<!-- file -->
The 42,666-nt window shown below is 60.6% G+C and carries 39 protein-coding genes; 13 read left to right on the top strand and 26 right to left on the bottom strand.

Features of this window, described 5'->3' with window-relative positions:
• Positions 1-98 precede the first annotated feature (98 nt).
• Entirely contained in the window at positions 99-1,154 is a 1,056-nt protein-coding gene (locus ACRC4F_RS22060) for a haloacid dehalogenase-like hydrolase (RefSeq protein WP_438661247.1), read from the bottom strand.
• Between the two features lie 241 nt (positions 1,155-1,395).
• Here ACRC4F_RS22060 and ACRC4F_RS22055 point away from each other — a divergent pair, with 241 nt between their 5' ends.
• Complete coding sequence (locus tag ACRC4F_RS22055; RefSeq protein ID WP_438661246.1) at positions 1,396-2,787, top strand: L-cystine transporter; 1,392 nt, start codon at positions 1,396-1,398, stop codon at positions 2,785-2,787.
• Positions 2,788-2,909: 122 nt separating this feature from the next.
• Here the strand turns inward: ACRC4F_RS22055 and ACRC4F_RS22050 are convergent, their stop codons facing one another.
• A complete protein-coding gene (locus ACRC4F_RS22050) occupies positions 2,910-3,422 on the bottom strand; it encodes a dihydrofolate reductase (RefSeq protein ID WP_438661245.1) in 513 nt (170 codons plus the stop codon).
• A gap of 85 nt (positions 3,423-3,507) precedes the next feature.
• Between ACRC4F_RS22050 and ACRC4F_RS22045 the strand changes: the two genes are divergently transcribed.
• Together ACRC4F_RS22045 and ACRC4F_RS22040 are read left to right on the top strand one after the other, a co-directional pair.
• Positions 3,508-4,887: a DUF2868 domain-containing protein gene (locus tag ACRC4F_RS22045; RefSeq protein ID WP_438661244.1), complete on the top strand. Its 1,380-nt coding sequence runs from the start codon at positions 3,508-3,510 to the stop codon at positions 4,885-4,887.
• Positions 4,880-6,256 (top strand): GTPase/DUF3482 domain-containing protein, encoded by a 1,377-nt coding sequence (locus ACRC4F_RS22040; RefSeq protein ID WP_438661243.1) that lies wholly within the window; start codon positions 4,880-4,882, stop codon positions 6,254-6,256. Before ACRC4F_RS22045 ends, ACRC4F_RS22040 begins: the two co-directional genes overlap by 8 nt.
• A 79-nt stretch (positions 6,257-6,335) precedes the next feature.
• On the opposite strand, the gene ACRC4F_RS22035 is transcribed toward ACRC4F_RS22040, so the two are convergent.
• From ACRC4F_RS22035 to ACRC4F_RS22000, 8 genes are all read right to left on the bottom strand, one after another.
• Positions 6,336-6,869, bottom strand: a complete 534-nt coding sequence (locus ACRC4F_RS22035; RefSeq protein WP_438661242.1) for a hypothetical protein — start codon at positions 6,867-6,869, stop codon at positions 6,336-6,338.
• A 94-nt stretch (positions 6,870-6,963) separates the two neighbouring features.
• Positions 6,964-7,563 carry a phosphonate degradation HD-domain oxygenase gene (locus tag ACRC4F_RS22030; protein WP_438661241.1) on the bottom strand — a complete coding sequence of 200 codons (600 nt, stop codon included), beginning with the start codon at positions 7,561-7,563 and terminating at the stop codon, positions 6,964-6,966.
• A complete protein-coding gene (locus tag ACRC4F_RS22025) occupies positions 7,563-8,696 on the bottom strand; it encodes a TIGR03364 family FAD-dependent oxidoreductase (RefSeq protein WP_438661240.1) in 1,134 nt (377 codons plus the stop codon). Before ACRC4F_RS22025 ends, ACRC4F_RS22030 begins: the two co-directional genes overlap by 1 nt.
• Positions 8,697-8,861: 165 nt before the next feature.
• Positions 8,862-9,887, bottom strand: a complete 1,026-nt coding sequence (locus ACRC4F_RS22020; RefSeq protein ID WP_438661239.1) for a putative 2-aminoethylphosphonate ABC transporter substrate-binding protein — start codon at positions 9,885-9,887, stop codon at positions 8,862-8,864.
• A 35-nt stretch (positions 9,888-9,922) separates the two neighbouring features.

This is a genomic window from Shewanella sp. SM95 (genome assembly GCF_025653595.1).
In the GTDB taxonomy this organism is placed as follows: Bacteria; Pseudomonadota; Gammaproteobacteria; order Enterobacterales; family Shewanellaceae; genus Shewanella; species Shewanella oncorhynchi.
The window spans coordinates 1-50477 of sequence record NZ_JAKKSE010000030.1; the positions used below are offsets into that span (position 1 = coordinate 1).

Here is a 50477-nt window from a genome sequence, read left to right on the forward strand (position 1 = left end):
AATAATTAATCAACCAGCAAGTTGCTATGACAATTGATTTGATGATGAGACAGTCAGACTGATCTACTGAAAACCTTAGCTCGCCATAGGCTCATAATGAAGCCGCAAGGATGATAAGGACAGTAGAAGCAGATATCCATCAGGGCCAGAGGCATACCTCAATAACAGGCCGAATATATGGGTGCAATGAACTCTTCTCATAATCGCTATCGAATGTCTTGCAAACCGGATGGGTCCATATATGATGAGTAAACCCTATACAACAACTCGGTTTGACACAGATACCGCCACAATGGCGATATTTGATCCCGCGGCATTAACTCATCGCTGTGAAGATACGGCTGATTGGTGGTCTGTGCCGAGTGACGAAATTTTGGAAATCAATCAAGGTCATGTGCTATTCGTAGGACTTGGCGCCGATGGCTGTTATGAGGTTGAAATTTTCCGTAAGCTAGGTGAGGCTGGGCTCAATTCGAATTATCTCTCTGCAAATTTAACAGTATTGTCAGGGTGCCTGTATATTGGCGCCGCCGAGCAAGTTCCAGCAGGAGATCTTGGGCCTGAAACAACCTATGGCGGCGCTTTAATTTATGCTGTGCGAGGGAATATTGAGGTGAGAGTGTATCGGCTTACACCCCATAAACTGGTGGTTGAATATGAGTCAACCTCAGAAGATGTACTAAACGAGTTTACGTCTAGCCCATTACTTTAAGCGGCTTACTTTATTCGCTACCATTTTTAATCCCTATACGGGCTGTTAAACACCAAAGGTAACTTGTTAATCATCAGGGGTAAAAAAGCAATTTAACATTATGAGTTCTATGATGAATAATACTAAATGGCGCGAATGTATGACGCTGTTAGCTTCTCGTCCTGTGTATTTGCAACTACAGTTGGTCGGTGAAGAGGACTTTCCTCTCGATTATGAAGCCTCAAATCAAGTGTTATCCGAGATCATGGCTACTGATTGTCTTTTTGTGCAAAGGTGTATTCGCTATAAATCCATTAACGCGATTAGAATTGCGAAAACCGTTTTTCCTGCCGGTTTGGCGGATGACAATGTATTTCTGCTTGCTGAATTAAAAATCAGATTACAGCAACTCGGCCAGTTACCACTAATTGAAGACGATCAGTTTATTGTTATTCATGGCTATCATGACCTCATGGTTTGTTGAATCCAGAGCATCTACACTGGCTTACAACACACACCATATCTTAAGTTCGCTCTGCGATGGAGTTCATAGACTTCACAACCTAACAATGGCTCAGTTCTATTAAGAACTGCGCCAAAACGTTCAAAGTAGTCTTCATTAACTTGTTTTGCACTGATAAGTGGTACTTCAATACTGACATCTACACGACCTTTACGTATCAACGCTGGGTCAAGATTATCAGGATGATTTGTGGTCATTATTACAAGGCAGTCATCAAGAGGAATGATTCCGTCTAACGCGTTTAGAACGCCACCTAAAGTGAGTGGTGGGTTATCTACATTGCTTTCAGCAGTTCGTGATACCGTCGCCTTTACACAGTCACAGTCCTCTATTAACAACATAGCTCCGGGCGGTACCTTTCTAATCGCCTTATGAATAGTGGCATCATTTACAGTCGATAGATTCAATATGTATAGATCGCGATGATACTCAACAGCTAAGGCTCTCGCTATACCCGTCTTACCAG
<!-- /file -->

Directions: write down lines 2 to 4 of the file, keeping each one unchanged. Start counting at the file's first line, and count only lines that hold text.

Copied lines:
Features of this window, described 5'->3' with window-relative positions:
• Positions 1-98 precede the first annotated feature (98 nt).
• Entirely contained in the window at positions 99-1,154 is a 1,056-nt protein-coding gene (locus ACRC4F_RS22060) for a haloacid dehalogenase-like hydrolase (RefSeq protein WP_438661247.1), read from the bottom strand.